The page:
Tuesday, December 18, 2018

A new herd of folk art sheep coming onto the market in 2019.

It was during the winter of 2014/15 when out in Western Australia that I stitched the first small flock of sheep on tweed. Between the soaking windswept crofts of Lewis and the parched stubble outback of south west Australia there would seem to be no possible connection and yet sheep manage to thrive in these most extremes of climate. In the extreme heat of the day and in what seem like impossibly dry conditions sheep gather beneath a lonesome gum tree with heads bowed close to the ground, while out on the Hebrides the Scottish black face sit tight up against whatever shelter they can find as the prevailing north westerly storms bring lashing rain. The oldest recorded sheep in the world was in Australia and at 23 years of age it died of heat stroke. On the Isle of Lewis in the village of New Tolsta John A Maciver discovered one of his sheep bore an ear tag which indicated it was 24 years old. The ewe had gone missing out on the moors for several years and had become wild and very weary of humans. She was accepted back into the fold still with a good set of teeth but during handling lost one of her rather fragile horns. During a violent winters storm while grazing near the cliff edge she was blown into the sea which seemed as fitting an end as heat stroke was in Australia.
I started stitching on the long haul flight to WA and completed a small flock during my three month stay and the reaction from friends was so positive that I was encouraged to frame them up for sale.
During an exhibition in 2017 in the Victoria Gallery in Bath the small flock of twelve all sold and since then these folk art textile images have continued to sell. As with all forms of artwork each unique rendition continues to evolve with additions of flowers, crofts houses, light houses, ships and even wind turbines. The images have also become more complex with more than one sheep or a lamb and ewe and with the additional work comes an increase in price. Down south in galleries they were retailing framed at £265 while from my studio I can sell them without commission for £185.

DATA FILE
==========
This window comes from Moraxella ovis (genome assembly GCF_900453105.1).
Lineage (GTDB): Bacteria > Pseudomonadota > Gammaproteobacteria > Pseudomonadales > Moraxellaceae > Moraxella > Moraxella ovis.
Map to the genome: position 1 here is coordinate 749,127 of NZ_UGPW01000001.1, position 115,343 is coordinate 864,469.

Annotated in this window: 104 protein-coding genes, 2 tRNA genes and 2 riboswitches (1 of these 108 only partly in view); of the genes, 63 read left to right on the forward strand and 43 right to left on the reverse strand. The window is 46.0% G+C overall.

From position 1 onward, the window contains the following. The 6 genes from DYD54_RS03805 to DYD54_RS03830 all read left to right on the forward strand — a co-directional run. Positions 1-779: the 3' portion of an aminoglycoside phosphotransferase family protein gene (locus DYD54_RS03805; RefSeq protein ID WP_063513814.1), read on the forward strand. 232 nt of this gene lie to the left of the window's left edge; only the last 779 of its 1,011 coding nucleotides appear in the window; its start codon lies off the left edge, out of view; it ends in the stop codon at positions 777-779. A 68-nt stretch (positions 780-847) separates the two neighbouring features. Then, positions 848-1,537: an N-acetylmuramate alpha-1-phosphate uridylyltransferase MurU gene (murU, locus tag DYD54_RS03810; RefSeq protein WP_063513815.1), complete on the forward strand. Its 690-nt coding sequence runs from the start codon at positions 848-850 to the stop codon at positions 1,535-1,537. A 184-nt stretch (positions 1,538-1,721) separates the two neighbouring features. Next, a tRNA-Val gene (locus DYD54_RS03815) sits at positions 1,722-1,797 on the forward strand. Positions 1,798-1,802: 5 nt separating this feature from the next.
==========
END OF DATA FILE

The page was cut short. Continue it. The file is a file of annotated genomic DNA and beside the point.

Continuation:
Next year’s flock of sheep on tweed are taking shape. It is rare for me to follow a line of creative production for long but in the case of the sheep on tweed they have proven amusing as well as saleable.
 Being stitched entirely by hand means each sheep is unique and while I give little thought to the complexity of any particular image I am now compelled to start pricing them on an individual basis which takes account of the hours entailed in their production. Up to now they have been set at a uniform £185 each but next year I expect there will be some around £250 plus. Time is always a sensitive point when dealing with labour intensive work and while I consider myself to be a more than competent embroiderer I am not prepared to debase that work simply to produce a more affordable object or to accept less than the minimum hourly rate. Each images is crafted to the best of my ability and many contain an element of experimentation and discovery which give them their folk art charm.     
The sheep in this latest series are contained within a landscape that evokes island life whether that be simply the proximity to the sea with boats and light houses, the traditional shielings and habitation, or the more recent visual impact of the wind turbines. Thanks to the very generous donations of tweed off-cuts by local weavers the backgrounds have become an equally important part of the finished product. Over the next couple of months I will turn to making the frames and hope by lambing time to have a further 20 for sale.

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